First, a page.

Thank you to our many generous supporters! And for those of you looking to make a meaningful gift this holiday, consider making a gift to support our patients and families in need by clicking here, and honor a special person in your life (we’ll send them a notice of your generosity).

From our family to yours, Happy Holidays!


Merle Krimsky
Catherine and Sam Sidewater
Judy Munroe and Steve Sidewater
The Sidewater Family Foundation

And to the many employees who participated in the CSL Behring giving campaign and helped select the Abramson Cancer Center as a destination for your generosity, thank you for your thoughtful giving!

About CSL Behring

CSL Behring is a leader in the plasma protein therapeutics industry. Committed to saving lives and improving the quality of life for people with rare and serious diseases, the company manufactures and markets a range of plasma-derived and recombinant therapies worldwide. CSL Behring therapies are used around the world to treat coagulation disorders including hemophilia and von Willebrand disease, primary immune deficiencies, hereditary angioedema and inherited respiratory disease, and neurological disorders in certain markets. The company’s products are also used in cardiac surgery, organ transplantation, burn treatment and to prevent hemolytic diseases in the newborn.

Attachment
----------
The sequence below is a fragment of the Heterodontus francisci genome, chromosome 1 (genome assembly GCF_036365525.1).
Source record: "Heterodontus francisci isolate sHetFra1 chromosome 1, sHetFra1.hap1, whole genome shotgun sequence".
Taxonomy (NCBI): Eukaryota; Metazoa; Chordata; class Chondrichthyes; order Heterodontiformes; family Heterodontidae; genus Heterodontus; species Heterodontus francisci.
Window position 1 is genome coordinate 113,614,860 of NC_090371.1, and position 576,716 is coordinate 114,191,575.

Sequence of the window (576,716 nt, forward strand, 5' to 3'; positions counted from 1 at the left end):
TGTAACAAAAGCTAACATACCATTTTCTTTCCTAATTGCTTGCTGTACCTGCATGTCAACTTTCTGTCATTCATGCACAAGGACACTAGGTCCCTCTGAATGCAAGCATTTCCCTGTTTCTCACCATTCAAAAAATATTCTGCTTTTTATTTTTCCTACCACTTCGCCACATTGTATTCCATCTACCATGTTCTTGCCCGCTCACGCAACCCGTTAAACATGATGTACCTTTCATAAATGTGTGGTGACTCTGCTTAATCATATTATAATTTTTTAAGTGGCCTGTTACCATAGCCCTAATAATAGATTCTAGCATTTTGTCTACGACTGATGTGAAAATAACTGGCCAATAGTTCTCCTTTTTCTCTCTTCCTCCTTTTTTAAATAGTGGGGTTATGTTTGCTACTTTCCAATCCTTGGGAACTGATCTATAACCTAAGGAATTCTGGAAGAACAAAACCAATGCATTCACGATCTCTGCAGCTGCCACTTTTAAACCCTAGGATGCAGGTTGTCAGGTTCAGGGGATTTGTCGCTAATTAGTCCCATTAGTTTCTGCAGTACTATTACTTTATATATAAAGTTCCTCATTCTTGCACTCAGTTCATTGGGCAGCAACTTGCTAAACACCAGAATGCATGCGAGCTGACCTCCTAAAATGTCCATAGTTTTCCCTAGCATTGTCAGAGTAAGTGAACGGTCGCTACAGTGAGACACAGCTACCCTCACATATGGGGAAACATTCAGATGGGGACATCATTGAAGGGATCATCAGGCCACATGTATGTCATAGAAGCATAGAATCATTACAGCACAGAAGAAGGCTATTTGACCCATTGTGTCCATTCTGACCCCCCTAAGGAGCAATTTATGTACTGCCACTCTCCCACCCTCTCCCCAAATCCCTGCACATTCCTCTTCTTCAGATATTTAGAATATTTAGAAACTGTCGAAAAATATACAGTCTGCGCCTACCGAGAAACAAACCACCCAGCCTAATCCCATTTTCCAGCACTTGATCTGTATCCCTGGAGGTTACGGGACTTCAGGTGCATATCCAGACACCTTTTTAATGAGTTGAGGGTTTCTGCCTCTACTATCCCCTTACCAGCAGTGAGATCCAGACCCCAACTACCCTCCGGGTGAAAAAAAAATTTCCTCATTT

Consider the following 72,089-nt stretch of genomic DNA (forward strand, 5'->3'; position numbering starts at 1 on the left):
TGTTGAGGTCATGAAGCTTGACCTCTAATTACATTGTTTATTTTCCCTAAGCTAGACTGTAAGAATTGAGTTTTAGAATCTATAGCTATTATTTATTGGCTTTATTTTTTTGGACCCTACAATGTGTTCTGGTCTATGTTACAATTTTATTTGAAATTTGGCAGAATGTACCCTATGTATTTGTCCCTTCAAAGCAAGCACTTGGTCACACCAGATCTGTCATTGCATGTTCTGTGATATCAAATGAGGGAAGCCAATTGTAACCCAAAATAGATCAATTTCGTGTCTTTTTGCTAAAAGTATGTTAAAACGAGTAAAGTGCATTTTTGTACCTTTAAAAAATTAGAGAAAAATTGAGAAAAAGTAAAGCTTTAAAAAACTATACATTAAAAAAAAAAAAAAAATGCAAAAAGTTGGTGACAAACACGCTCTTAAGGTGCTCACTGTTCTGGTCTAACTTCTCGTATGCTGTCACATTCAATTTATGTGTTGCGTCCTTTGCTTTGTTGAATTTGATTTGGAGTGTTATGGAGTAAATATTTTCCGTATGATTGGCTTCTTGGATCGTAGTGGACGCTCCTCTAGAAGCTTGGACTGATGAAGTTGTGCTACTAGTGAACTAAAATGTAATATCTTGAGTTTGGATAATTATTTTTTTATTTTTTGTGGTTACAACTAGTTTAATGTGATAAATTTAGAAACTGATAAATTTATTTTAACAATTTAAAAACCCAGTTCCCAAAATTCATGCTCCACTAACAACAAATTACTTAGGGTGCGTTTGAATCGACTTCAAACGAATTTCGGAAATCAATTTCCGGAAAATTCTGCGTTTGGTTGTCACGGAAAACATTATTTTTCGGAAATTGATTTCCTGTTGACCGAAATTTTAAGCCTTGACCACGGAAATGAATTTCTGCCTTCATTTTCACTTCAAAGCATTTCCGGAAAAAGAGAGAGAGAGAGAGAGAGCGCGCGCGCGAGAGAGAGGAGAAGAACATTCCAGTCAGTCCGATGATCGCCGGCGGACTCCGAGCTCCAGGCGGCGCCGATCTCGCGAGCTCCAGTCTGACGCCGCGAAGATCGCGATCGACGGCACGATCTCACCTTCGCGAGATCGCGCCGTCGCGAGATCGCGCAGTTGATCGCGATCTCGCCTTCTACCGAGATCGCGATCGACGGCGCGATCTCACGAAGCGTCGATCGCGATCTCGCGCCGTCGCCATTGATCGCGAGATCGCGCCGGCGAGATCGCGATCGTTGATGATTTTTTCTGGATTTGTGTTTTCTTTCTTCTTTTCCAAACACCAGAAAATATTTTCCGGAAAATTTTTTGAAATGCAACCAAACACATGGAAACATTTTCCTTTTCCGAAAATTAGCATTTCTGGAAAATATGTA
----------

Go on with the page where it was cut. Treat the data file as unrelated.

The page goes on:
CSL Behring operates one of the world’s largest plasma collection networks, CSL Plasma. CSL Behring is a global biopharmaceutical company and a member of the CSL Group of companies. The parent company, CSL Limited (ASX:CSL), is headquartered in Melbourne, Australia. For more information, visit

Monday, November 17, 2014

Tour Scotland this Summer! Special Trip Created for Our 250th

Penn Alumni Travel has arranged a July 2-10, 2015, trip to Scotland. Among other activities, the tour will explore the Perelman School’s historic roots with University Archivist Mark Frazier Lloyd. For details, please visit the Penn Alumni Travel Page.

Fall 2014 Brings New Ways to Mark Distant and Quite Recent Past

As the mild summer began to wane, the Perelman School kicked off its 250th year with a 500-cupcake salute, announced a November celebration in DC and summer tour of Scotland, and picked the winner of the new Student Summer Photo Contest.

Birthday Party Makes the News